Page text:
Busy? Conditioning a strong mind to optimise the fitness-lifestyle balancing act.
As I write this it’s a Thursday evening and I haven’t done any exercise all week.
Nor shall I be doing any tonight!
It was tempting around about one hour earlier, to get pissed with myself for missing another day in a row.
It was tempting to get angry and annoyed, indulge in some negative self-talk and generally adopt a shitty and unhelpful mindset about the whole thing.
I mean, how is that a so-called ‘fit-pro’ can miss four days of planned workouts in a row?
Well, here’s the thing.
I’m a one-man business, working from home, one that I share with my girlfriend and life has other shit going on outside of work and exercise.
All of the people who come to me for coaching discuss these same obstacles with me and we construct strategies and toolsets that they can use to manage them where possible.
And on the weeks where those obstacles still prove too much to manage, I reassure them.
I tell them that every week priorities change.
Every week fitness Vs work Vs family time Vs social time Vs whatever else is going on in their lives is a brawl that fitness won’t always win.
And it doesn’t need to.
So given that this is what I tell my clients and that I totally believe it to be true, it’d be a bit strange if I told myself anything different, right?
Check out the High-Performance Mindset podcast I did with Sports Psychologist Dorien Van. Deynse!
Own worst enemy
I’ve learnt that being a total unforgiving dickhead to ourselves at the times that we’re already struggling a bit, is just about the worst form of therapy possible.
You do not need to stick rigidly to an exercise regime that is designed to COMPLIMENT your life.
No one reasonably expects you to manage every morsel of food that ends up on your plate, in the face of all the impractical situations that life can throw your way.
All that matters is that you have the mercy to be kind to yourself but the discipline to keep your head in the game, so that when those moments have passed where your plan didn’t survive, you can crack back on towards your goals and keep moving forward.
Don’t expect to crush every day or win every week, you won’t.
But as the weeks roll into months and the months roll into years, being a bit kinder to yourself about it all will probably be the thing that gets you there in the end!
Top tips for the times where you’re really struggling with the balancing act of life:
1) Scale back your fitness routine.
I know as well as anyone that I could have planned to do a very short 10-minute workout today and it would have been 100 times better than doing nothing. There is almost always 10 -minutes in a day that can be spared for picking tow or three bodyweight strength movements and cranking out a few sets of each. Although it’s minimal effort it can make such a huge difference to your mindset when you’re just too slammed to get a full workout in.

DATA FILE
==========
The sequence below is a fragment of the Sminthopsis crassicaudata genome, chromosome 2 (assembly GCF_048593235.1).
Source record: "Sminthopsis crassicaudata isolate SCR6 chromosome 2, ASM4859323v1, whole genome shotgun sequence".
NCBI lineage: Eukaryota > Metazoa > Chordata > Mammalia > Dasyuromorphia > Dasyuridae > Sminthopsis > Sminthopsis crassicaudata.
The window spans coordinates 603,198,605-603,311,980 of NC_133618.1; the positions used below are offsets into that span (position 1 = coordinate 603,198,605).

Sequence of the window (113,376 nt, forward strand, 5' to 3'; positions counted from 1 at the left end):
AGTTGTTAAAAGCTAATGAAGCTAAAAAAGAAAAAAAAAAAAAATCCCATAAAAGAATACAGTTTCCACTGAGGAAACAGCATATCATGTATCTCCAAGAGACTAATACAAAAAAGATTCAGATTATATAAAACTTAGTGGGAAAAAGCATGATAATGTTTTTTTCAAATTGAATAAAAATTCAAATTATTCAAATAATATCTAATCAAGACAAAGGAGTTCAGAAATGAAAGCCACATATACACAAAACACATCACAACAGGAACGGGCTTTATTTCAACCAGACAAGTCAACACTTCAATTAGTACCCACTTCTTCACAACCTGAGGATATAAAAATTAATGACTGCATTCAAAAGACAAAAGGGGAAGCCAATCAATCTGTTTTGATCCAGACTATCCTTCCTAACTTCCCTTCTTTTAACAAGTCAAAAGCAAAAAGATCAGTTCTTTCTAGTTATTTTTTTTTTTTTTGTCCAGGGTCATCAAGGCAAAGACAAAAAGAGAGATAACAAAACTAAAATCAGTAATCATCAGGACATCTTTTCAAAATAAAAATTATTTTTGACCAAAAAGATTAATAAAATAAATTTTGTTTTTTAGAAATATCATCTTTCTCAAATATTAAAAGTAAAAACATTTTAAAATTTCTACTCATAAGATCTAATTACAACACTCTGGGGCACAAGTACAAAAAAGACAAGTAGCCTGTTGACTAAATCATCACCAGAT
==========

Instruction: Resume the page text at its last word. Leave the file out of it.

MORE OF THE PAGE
2) Practice some thankfulness every day.
This is not some hippy bullshit, this is tried and tested and I’ve heard countless high-performers swear by some kind of daily gratitude ritual. Just a couple of minutes reminding yourself how much awesome stuff you have going on to be grateful for, during trying moments of stress, will greatly increase your chances of keeping your mindset in check.
3) Revise a realistic strategy.
If it’s a week like the one I’m having and one day is rolling into another without ticking off some key components of each day, revise a realistic strategy to get the boxes ticked. Instead of convincing yourself you’ll make a hectic schedule fit around your other commitments, flip the scenario around and start thinking about how to fit those other commitments around whatever t is that’s monopolising your time or attention. There are often a surprising number of gaps to be found in even a busy schedule when we look hard and think outside the box. Is there a way you can combine physical activity with another task? Can you do some power-walking while on your calls? Is there some work you can take outdoors to at least get some air and your vitamin D fix?
4) Reflection and acceptance.
Sometimes the best you can do is just accept that things are the way they are and just focus on getting out the other side with your mindset still intact. Look back on what you’ve already achieved on your journey and remember that it all happens one step at a time. You can’t and shouldn’t ever rush a masterpiece!